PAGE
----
Sunday, 2 December 2012

Paranormal Investigators:Past & Present: Dr. David Waldron

Snarls from the Tea TreeDr David Waldron

It's with great pleasure that I am able to present to you a brief interview with an Australian based Cryptozoologist and historian, Dr David Waldron

I asked Dr Waldron what sparked his interest in Cryptozoology and the paranormal?
Dr Waldron: “ I have always had a curiosity about that sort of thing since I was very young, both in history and fiction. Later I found that as these areas were culturally fringe, in terms of respectability, they were a gold mine of new research materials and data for folklore and historical studies which were incredibly culturally pervasive yet almost completely unstudied.”

Allen: “Dr Waldron, have you had any experiences, or sightings, involving animals that fall in the realm of cryptozoology?”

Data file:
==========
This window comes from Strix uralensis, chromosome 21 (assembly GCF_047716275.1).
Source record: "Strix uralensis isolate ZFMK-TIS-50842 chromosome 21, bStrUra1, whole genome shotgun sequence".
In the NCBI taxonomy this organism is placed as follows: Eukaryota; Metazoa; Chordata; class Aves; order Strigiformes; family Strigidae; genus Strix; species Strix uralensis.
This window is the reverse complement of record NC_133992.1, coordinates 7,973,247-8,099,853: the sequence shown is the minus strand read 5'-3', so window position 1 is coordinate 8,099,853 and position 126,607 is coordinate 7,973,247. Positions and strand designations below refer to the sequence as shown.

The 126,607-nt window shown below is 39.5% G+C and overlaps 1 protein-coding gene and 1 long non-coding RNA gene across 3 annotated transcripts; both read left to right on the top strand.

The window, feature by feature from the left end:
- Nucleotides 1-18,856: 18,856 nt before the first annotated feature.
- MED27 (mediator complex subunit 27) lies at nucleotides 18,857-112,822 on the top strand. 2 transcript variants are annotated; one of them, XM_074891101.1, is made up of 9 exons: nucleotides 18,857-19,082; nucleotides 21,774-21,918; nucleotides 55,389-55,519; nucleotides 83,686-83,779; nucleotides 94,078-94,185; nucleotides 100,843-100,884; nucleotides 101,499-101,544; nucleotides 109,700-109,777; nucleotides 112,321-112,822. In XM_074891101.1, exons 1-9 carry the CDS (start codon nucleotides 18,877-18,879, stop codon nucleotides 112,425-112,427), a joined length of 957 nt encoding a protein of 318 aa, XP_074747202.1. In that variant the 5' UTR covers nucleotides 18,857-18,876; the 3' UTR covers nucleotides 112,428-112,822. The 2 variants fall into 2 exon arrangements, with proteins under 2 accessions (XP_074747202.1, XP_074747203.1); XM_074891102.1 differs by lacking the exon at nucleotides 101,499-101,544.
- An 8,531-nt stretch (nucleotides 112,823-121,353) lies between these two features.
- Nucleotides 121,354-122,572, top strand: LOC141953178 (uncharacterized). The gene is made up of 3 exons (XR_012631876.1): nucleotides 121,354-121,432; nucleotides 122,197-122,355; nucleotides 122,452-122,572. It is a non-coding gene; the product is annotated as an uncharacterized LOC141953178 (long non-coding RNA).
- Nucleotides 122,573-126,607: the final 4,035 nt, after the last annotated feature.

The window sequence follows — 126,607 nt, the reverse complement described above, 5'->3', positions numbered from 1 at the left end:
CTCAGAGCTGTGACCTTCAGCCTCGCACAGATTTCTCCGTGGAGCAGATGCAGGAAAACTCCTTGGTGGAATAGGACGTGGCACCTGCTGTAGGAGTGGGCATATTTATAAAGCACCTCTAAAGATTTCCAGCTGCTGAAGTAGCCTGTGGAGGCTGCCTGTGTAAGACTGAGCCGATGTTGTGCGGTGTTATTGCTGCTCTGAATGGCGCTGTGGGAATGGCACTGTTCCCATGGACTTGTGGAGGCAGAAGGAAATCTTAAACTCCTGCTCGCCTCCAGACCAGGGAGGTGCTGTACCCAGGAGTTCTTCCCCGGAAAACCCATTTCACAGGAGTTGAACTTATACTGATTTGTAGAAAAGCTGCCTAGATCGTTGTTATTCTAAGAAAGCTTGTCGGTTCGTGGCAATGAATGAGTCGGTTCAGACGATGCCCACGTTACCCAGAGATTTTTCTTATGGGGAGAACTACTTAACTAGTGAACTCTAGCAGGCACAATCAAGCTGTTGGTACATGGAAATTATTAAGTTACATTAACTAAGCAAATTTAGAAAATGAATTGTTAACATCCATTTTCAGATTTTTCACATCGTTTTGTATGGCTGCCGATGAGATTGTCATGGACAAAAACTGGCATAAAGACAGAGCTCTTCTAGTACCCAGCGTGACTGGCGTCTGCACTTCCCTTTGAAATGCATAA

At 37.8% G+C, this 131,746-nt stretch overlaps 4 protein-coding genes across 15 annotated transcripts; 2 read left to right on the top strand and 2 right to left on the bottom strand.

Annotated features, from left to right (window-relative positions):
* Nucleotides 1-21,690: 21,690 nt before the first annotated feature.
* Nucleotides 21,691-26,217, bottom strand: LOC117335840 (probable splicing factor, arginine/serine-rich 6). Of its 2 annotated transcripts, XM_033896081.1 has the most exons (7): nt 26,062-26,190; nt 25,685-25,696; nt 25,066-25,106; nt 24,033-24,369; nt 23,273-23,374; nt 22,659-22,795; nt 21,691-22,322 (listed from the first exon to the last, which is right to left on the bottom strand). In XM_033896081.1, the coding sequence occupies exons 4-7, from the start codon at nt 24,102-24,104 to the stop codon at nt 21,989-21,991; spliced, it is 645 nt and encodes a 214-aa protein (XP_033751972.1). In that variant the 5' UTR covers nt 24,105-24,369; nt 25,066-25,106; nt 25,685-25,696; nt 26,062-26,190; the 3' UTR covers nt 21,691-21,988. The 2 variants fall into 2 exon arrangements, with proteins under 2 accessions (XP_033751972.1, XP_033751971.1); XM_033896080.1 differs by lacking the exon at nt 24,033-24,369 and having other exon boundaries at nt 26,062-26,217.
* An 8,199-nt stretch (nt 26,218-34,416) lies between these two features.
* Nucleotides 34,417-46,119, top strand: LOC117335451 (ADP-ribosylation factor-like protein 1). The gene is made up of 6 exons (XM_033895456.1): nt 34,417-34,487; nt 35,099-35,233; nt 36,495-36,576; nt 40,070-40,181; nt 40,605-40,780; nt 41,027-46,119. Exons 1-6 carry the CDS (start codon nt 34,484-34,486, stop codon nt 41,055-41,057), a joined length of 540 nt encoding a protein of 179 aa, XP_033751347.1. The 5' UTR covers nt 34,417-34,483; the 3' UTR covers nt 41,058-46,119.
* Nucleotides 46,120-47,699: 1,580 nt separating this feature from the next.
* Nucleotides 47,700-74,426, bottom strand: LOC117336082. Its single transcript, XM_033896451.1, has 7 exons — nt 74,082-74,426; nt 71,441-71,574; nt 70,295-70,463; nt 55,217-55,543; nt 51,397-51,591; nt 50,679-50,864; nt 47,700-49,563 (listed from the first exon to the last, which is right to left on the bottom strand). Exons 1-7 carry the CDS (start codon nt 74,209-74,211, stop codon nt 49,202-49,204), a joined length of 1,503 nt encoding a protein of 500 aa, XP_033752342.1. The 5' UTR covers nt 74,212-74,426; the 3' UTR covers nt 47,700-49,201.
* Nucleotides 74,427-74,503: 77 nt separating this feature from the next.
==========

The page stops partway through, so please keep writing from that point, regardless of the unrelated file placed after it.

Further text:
Dr Waldron: “About 10 years ago I was driving from Geelong through to Ballan via Anakie where I was sure I had a big black cat run out on the road in front of me. Now it was late at night, so prone to hypnogogic states, I was tired, and it was in the headlights for a few seconds but it convinced that irrespective of the empirical reality of the phenomena, people were legitimately having that experience. This is what led me to my current project on the folklore and history of Big Cats in Victoria and South Australia.
In my adolescence, I used to go camping out a lot at night and saw a few examples of odd phenomena in the sky. Once again, I can't speak to what they were, but definitely intrigued me to learn more about the factors which shape how people interpret these experiences.”

Allen: “Why did you become an investigator/ researcher?”